Josephine Tey, the English mystery writer, is as good as Agatha Christie. She wasn’t as prolific – AG was kind of like the Barbara Cartland of mysteries – but her command of detail and plot construction is a wonder of precision and creativity. Like the writing in Fawlty Towers. TDoT is a great novel for mystery lovers and a stupendous novel for English history buffs. I don’t know how much is fact and how much is made up for the novel, but the logic supporting Richard III’s innocence is quite seductive. I consider this novel a different species because it’s not a “whodunnit”, it’s a “howdunnit” – a clinical dissection of a crime, leading to a bold, brick-by-brick deconstruction of a legend. Shockingly good; refreshingly intellectual.
In a nutshell, the story is about how a detective who’s on injury leave gets bored and entertains himself by looking at pictures of faces. Wearing his detective hat, he does psychological profiles of the faces. He comes across a pic of Richard 3 that his friend Marta brought him from the V&A. First of all, he’s never been a big fan of the common belief that R3 murdered his two nephews who were imprisoned in the Tower. He’s a detective – he doesn’t take anything for granted. Then he starts reading about the family history. He reads Sir Thomas More’s version; then a former governess’s biography of R3s mom, then lots of conversations and ruminations about the character of R3 himself. It’s all very mental. But you have to get to about Chapter 6 or 7 for all the interesting stuff to start.
For all the amazing and tantalizing conjecture of the story, Tey gets off to a slow start with tin-eared exposition for about the first five chapters. That’s why this book sat on my shelf for six years before I got past Chapter 1. But by Chapter 6, the pieces of the plot start to come together – the detective is going to solve the mystery of R3 and the murder of the nephews. For all that the beginning chapters were painfully dry and spiritless, the middle chapters all the way to the end were full of spirited and percussive banter. It seems that the only emotion that was not frowned on as being vulgar was merciless reproach. Any kind of happiness or good spirits, such as Marta exhibited, was looked on with disdain. This book was written in 1951, so the attitudes are quite dated.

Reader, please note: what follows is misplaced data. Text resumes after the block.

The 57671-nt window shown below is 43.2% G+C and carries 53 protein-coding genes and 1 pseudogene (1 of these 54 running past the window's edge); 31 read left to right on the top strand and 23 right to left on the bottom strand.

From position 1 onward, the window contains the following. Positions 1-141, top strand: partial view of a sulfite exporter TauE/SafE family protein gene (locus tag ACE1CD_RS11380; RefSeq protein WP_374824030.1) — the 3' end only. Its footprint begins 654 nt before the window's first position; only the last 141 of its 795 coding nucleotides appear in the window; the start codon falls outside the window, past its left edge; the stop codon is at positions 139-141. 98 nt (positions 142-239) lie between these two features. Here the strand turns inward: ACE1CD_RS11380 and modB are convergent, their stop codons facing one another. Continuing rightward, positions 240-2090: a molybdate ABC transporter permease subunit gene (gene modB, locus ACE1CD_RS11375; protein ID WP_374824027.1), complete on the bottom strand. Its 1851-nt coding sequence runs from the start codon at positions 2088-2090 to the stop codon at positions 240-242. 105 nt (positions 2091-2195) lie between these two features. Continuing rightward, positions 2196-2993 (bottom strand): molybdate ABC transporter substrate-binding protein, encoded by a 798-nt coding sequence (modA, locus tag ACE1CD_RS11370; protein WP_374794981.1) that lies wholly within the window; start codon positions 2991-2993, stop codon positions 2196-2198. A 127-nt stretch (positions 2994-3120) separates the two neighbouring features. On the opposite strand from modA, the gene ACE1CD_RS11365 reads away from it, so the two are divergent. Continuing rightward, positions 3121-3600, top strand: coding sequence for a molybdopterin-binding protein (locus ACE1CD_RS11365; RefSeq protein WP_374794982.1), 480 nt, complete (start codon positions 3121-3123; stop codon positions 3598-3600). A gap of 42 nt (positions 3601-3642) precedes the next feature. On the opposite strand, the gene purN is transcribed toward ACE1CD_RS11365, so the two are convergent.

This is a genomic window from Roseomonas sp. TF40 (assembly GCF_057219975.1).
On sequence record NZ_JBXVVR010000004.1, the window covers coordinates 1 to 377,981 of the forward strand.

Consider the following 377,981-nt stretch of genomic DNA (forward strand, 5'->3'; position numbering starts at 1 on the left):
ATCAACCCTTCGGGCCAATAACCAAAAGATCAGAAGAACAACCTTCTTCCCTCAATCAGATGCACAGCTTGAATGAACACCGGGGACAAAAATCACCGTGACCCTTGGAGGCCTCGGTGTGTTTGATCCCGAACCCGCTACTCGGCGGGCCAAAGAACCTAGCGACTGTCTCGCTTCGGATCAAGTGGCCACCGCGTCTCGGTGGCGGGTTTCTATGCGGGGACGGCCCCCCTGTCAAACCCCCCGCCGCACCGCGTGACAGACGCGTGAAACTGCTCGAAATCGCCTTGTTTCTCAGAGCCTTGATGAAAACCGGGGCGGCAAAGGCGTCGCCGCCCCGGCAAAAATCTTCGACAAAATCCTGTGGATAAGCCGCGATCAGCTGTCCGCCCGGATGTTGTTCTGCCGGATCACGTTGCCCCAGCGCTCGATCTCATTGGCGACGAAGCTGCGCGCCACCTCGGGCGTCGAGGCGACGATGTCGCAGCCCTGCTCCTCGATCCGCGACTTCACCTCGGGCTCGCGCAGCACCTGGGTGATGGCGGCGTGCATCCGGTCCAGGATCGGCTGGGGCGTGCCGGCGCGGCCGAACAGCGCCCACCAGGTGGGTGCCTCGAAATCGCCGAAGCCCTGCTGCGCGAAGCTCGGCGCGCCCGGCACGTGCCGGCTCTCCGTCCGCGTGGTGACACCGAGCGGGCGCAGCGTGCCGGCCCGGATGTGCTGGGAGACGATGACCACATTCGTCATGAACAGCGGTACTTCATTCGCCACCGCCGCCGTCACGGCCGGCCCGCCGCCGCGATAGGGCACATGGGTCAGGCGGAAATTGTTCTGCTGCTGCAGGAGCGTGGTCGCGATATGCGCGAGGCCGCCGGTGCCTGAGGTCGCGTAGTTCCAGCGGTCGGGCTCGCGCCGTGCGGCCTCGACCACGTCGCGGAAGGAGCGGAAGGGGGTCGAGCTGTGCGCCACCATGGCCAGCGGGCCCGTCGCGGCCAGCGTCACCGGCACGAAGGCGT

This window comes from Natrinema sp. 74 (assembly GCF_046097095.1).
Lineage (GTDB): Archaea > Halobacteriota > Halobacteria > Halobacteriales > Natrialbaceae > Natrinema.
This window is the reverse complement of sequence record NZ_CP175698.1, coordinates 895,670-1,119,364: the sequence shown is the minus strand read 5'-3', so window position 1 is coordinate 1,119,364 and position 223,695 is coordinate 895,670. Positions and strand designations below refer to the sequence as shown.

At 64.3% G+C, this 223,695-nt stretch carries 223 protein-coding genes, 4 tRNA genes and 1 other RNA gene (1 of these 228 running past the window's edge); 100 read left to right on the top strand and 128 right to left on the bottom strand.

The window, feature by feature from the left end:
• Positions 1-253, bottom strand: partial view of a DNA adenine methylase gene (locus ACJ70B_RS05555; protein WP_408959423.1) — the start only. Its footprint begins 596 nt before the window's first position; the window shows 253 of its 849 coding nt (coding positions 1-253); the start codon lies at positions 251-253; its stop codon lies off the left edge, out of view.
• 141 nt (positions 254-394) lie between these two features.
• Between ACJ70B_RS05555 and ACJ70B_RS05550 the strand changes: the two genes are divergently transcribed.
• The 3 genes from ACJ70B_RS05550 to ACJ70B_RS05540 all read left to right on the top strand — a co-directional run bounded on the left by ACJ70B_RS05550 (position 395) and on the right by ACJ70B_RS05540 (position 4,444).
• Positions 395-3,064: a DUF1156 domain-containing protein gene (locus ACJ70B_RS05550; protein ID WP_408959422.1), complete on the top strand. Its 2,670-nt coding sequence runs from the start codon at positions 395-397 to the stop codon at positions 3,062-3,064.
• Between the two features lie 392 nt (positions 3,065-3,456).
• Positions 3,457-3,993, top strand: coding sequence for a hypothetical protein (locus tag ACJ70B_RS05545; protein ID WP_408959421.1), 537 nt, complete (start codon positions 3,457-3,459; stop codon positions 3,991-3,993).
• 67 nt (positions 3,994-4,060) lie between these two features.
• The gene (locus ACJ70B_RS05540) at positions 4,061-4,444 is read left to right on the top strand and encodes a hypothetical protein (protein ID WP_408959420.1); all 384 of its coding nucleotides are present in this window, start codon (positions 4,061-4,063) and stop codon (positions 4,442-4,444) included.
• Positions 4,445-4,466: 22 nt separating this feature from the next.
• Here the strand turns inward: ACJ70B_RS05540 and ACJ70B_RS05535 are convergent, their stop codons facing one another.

However, the conversations the detective has with the intern and his friends about what they are finding out about R3 are rather a lot of fun. There’s friendly humor and wit. If you stick with it, you will be rewarded by what the detective finds out about R3 and the people around him that we who have read Shakespeare’s R3 will be shocked to consider. We will be shocked that we agree. We will be shocked that we overlooked so much, that we jumped on the “tonypandy” wagon. There’s a word for the ages, btw.
Through dialogue and rumination, whole chapters are devoted to the dissection of the life of R3 and his family and their times. There’s a lot of “whys” and “how coulds”. You know who should read this novel? JOURNALISTS! You could make a lot of comparisons between this book and ANIMAL FARM. We believe what we’ve been “trained” to believe. Our textbooks are a load of bollix. They just perpetuate an entire spectrum of lies: flat-out lies, half-truths, omissions, statistics, bogus witnesses, bad translations, political expediency. That’s the lie that lies at the heart of this story – political expediency. I won’t give away the shocking conclusion. I don’t even know if all the details of the reign of R3 featured in this story are true, but they are so much fun to read, it would be cool if they were.